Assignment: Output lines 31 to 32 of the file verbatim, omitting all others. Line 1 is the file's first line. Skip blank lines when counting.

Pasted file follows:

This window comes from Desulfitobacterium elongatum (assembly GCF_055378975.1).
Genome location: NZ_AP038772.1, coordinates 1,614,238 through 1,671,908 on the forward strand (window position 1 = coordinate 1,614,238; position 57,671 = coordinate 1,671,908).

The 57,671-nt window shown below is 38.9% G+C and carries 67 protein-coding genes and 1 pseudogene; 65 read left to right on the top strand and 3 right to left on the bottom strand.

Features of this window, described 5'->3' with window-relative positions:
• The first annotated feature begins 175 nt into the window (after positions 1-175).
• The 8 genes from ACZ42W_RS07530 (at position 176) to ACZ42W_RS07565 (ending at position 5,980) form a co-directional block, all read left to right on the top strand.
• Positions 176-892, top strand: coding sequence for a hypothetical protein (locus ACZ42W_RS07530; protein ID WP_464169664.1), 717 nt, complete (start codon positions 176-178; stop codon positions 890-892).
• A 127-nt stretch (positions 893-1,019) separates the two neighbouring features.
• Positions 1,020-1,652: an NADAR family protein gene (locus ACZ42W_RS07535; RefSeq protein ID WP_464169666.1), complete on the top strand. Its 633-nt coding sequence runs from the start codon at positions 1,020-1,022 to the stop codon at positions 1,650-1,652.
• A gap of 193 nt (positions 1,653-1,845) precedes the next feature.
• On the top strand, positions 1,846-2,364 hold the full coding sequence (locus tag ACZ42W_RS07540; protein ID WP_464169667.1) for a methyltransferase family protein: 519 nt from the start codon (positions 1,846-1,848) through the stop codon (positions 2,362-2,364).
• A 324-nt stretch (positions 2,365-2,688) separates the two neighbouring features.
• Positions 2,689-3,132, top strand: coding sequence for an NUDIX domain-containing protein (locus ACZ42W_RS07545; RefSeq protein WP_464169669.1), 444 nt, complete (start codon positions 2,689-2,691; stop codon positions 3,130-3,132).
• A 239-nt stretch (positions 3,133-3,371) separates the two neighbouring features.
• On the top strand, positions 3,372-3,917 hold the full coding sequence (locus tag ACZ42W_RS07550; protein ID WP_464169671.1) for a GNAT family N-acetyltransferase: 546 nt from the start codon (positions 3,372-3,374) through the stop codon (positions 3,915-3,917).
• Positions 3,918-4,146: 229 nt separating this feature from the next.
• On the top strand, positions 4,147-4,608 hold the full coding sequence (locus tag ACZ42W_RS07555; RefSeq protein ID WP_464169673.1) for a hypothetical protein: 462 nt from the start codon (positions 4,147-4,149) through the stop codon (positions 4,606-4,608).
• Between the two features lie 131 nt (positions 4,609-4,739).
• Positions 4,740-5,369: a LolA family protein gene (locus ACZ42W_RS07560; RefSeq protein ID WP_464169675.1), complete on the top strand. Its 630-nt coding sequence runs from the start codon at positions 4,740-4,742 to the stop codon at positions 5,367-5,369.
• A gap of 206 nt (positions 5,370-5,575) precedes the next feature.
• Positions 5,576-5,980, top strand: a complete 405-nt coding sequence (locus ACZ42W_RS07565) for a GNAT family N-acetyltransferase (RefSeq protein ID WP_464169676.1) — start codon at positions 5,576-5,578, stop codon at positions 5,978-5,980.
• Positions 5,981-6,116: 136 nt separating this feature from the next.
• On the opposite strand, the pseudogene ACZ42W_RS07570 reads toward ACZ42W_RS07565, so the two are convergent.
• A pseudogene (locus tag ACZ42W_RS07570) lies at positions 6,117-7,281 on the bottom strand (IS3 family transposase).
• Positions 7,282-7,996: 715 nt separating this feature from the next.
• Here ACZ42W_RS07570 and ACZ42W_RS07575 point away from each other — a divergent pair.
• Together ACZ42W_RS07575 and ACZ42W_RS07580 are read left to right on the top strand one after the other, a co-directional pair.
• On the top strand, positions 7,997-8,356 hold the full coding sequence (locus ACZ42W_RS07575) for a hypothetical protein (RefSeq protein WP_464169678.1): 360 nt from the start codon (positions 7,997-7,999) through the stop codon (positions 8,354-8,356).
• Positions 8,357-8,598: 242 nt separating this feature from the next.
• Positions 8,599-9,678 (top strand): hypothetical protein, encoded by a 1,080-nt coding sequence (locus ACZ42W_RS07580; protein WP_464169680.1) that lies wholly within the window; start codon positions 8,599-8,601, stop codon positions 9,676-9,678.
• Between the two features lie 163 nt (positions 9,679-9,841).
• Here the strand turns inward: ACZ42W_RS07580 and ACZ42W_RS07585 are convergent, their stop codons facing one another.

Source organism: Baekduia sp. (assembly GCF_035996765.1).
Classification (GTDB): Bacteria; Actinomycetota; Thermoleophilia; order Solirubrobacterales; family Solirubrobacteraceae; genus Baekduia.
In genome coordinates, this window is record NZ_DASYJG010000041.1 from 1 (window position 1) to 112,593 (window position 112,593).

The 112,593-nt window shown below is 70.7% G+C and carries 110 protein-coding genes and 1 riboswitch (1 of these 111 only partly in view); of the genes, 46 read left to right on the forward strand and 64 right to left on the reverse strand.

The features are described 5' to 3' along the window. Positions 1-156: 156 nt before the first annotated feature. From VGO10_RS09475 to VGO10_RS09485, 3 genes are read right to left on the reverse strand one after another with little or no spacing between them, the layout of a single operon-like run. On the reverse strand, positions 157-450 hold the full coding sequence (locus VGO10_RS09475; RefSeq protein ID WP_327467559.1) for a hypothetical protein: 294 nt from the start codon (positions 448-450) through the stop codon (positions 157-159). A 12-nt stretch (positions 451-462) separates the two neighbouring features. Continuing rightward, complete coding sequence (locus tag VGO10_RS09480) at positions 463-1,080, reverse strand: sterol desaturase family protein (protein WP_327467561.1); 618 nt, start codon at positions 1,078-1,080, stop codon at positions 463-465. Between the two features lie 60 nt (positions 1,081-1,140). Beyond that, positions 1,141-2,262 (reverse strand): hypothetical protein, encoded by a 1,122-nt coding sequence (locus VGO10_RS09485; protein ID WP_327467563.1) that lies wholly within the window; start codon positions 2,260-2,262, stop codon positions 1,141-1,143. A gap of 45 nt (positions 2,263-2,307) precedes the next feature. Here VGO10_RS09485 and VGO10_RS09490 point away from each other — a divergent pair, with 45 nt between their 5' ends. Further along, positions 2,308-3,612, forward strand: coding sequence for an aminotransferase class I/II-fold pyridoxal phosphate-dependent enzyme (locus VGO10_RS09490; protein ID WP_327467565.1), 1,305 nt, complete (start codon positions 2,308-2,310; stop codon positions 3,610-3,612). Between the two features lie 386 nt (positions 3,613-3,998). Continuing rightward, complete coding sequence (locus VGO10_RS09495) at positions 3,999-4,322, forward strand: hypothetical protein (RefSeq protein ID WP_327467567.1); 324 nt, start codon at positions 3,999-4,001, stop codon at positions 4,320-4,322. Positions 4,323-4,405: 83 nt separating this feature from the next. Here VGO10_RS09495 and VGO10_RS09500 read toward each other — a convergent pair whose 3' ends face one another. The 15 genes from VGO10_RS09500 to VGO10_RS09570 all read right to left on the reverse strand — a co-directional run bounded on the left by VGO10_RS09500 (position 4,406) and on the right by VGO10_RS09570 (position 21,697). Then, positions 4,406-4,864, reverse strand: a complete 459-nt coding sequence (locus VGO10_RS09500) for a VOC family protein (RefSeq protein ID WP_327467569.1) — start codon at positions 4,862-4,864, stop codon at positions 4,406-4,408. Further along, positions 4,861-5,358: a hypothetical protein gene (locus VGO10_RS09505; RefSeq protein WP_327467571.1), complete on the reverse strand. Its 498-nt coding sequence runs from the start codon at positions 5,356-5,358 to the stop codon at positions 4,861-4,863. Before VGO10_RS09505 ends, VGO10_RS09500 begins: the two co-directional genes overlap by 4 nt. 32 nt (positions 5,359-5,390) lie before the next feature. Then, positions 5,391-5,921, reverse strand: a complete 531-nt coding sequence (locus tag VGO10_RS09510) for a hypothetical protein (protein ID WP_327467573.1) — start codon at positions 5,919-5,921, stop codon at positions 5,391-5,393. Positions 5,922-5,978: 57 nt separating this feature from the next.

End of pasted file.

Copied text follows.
• Between the two features lie 163 nt (positions 9,679-9,841).
• Here the strand turns inward: ACZ42W_RS07580 and ACZ42W_RS07585 are convergent, their stop codons facing one another.